DON’T Feel the Burn This Summer: Protect Your Skin From UV Rays
Summer is in full force. The sun is shining, the grass is green, the pools are open, annnnnnnnd you’re sunburned.
July is Ultraviolet Safety Month so we’re coming in hot (pun intended) with four tips to stay safe in the sun:
Protect your eyes.
Never underestimate the power of a good pair of sunglasses that offer broad spectrum UVB and UVA protection of 99 or 100 percent. Sun exposure can lead to the development of eye problems like cataracts, so it’s important to break out the shades when you’re in the sun.
Use sunscreen early and often.
Using an SPF sunscreen of at least 15 should be part of your daily routine on cloudy days and sunny days. You want to apply a sunscreen that provides broad-spectrum coverage (UVA and UVB protection) and is water resistant at least 15 minutes before heading outside. Be sure to cover all exposed skin, including your lips, nose, ears, neck, hands, and feet, and remember to reapply every two hours.
Limit your time in the sun.
Fun in the sun is great until it isn’t. Be sure to take frequent breaks from sun exposure by taking cover under the shade, especially between the hours of 10:00 am and 4:00 pm when the sun’s rays are at their strongest. Outdoor activities are best planned outside of those peak hours.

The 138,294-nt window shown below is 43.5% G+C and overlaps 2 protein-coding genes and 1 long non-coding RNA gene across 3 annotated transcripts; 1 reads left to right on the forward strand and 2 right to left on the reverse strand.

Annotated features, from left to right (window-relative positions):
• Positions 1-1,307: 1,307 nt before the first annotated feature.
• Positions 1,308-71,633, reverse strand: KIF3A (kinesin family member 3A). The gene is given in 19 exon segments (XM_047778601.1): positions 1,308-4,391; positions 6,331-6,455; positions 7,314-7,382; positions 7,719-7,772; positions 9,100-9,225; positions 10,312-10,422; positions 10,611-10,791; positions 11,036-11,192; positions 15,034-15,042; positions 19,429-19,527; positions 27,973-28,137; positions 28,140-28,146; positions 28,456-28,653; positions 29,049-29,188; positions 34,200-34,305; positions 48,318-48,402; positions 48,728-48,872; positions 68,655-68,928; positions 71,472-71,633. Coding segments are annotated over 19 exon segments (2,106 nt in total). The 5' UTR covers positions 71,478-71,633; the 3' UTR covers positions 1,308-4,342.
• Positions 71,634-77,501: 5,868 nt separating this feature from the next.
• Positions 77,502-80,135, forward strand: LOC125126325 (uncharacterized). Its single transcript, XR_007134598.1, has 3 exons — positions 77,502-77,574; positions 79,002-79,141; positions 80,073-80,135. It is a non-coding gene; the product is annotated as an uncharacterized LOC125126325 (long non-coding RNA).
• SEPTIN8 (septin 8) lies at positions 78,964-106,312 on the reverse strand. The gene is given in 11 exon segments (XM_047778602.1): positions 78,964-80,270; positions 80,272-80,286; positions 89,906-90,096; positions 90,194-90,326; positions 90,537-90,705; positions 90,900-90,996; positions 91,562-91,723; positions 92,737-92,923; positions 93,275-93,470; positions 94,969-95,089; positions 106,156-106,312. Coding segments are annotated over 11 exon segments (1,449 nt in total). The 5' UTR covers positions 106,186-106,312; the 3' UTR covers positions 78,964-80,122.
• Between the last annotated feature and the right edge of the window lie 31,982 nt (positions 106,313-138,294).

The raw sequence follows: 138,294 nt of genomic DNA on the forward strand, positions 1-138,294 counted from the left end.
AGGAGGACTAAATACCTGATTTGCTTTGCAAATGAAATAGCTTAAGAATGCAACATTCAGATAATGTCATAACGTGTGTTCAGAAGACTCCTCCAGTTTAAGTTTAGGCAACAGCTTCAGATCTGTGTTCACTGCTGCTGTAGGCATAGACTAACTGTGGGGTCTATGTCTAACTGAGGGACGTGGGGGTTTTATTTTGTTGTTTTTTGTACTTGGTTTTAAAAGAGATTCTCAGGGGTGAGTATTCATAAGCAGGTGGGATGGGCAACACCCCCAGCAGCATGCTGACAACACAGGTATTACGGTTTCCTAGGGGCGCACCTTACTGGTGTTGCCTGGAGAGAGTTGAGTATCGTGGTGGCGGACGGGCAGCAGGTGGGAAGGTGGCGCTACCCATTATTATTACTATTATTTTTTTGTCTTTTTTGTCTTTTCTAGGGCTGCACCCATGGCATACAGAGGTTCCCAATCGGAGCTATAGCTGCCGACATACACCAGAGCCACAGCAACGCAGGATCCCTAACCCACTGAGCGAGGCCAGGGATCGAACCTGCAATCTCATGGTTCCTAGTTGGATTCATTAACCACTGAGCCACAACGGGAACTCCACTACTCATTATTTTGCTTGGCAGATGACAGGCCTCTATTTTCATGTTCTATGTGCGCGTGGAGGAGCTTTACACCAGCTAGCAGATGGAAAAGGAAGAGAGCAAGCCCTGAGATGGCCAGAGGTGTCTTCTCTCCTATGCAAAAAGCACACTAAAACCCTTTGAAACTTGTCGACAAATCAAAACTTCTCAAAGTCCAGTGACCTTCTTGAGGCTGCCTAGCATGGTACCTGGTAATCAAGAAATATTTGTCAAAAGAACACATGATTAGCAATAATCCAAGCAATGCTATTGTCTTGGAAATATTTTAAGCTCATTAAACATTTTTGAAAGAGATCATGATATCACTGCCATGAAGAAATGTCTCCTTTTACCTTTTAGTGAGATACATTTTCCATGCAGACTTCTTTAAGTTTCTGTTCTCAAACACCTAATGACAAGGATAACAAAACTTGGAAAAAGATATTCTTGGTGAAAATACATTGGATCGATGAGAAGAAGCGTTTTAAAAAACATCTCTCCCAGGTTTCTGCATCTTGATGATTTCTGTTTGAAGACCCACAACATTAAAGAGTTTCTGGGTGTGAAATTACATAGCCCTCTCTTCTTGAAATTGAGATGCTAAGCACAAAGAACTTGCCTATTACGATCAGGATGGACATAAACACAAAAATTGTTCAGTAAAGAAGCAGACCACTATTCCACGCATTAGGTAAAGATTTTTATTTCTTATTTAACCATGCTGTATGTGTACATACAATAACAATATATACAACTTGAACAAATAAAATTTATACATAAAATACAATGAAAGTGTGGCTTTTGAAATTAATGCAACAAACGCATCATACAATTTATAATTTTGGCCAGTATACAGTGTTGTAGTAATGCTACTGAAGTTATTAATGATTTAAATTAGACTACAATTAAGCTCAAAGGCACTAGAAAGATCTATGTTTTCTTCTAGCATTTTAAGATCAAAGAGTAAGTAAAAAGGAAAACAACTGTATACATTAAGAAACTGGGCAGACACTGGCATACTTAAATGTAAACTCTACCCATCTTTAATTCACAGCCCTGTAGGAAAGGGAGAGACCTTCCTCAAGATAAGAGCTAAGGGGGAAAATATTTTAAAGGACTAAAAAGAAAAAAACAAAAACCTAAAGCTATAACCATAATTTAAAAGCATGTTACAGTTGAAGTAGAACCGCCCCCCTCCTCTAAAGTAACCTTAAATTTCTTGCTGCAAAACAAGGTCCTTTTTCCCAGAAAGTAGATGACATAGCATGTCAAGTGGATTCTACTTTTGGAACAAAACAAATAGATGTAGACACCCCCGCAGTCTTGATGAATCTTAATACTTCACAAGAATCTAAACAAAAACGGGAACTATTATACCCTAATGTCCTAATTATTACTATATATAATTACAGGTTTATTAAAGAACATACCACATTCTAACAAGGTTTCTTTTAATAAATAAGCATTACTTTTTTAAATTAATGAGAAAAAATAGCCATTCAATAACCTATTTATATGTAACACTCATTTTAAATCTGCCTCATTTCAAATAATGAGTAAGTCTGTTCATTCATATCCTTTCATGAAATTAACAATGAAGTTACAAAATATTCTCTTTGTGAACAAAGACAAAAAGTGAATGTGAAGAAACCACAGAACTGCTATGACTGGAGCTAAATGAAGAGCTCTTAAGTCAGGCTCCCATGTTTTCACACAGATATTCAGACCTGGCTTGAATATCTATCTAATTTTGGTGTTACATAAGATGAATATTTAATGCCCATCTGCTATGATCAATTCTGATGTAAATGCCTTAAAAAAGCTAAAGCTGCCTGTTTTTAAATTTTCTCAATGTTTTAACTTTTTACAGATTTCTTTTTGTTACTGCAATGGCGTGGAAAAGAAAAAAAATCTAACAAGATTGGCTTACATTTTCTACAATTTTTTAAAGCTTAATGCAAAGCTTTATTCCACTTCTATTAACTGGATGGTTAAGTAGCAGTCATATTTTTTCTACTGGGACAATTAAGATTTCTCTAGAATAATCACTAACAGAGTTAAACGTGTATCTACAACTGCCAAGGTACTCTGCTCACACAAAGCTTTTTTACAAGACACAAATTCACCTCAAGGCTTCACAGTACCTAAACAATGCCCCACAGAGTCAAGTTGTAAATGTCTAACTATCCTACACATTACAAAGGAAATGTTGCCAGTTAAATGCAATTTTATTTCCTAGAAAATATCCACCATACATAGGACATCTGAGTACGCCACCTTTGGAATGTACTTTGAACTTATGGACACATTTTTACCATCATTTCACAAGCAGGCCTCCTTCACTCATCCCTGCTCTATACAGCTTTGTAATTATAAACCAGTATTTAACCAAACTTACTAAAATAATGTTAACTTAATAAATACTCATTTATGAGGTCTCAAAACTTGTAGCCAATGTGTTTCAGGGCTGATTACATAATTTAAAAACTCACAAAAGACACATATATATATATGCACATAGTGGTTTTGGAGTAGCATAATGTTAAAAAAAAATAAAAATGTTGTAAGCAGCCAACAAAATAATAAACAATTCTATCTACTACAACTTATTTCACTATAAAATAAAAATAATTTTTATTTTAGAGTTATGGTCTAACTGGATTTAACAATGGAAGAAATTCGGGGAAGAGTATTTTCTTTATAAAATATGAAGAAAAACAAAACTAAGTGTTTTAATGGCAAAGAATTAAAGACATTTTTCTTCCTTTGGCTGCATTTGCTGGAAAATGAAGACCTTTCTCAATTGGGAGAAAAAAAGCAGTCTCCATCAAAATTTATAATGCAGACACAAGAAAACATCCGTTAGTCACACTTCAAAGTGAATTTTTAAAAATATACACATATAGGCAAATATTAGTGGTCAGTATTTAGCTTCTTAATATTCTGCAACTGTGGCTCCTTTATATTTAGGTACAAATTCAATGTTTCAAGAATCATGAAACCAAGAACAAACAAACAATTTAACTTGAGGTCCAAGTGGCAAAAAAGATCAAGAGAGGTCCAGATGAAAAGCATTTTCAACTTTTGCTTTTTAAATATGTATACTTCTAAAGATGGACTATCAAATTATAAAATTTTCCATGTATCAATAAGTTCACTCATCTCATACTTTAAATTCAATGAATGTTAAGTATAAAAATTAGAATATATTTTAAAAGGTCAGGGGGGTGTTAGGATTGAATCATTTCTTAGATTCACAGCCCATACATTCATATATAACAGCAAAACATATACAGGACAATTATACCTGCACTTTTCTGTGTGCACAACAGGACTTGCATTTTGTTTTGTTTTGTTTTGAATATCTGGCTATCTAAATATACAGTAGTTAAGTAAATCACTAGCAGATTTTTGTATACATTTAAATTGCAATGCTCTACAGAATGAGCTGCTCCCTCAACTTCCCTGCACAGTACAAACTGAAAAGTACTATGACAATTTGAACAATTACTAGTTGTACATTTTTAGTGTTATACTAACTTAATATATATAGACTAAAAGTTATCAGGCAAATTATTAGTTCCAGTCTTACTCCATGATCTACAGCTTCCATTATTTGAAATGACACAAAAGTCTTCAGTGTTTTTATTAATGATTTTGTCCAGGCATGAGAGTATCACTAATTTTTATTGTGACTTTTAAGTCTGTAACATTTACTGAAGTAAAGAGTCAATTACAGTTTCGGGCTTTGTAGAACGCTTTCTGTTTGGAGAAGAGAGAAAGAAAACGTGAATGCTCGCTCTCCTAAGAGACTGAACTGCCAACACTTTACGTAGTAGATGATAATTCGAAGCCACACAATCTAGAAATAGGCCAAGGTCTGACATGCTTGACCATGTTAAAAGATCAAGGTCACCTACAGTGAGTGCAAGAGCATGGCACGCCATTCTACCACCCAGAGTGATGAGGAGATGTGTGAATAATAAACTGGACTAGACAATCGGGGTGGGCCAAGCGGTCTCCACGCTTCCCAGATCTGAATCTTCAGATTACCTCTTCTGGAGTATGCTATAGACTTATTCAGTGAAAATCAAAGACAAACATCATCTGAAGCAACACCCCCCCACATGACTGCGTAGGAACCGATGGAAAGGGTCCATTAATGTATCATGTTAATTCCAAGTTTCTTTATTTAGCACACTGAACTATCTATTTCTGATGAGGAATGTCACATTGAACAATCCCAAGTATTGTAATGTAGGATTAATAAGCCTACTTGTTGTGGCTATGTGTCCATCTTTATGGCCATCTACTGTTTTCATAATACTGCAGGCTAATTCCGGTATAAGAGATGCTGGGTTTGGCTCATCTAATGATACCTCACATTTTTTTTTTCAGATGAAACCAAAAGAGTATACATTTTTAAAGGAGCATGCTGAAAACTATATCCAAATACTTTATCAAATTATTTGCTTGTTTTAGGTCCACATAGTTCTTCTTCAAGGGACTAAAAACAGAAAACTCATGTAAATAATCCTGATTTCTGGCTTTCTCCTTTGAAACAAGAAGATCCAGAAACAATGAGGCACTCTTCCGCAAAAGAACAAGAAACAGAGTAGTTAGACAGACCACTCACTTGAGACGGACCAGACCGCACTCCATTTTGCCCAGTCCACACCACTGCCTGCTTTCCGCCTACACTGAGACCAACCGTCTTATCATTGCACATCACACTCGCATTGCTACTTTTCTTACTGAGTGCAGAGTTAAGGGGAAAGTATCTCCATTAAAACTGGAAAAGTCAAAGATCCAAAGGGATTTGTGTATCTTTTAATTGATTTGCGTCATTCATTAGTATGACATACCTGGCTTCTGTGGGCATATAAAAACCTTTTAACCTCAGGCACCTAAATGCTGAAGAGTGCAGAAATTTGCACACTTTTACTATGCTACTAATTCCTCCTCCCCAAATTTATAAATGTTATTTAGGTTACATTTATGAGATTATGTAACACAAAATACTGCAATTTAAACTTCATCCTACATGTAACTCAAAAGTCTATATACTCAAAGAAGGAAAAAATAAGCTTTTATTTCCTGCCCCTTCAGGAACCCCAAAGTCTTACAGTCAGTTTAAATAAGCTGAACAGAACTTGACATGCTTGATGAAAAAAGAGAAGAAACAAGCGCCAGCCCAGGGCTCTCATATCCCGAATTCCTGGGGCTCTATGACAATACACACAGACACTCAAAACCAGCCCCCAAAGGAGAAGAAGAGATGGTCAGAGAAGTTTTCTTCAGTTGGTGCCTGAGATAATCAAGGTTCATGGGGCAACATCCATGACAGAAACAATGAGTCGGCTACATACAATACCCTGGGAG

Know the skin you’re in.
It’s important to do self checks to ensure that sun exposure hasn’t caused any changes to your skin. According to the Office on Women’s Health, “Look for new skin markings, like moles, bumps, scaly spots, or places where your skin has changed color. Watch moles for changes in size, texture, color, or shape. Take note if a mole has uneven edges, differences in color, or one half that is different than the other. You can also watch for moles, sores, or growths that continue to bleed, won’t heal, or look different from any other growth you may have. Talk to your doctor if you notice any of these changes.”
9 Tips to Stay Safe in the Sun (Healthgrades)
July is UV Safety Month. Here are 5 Ways to Protect Your Skin (Saint John’s Cancer Institute)
7 Tips for Staying Safe in the Sun (Office on Women’s Health)
10 Tips for Staying Safe in the Sun this Summer (Northwestern Medicine)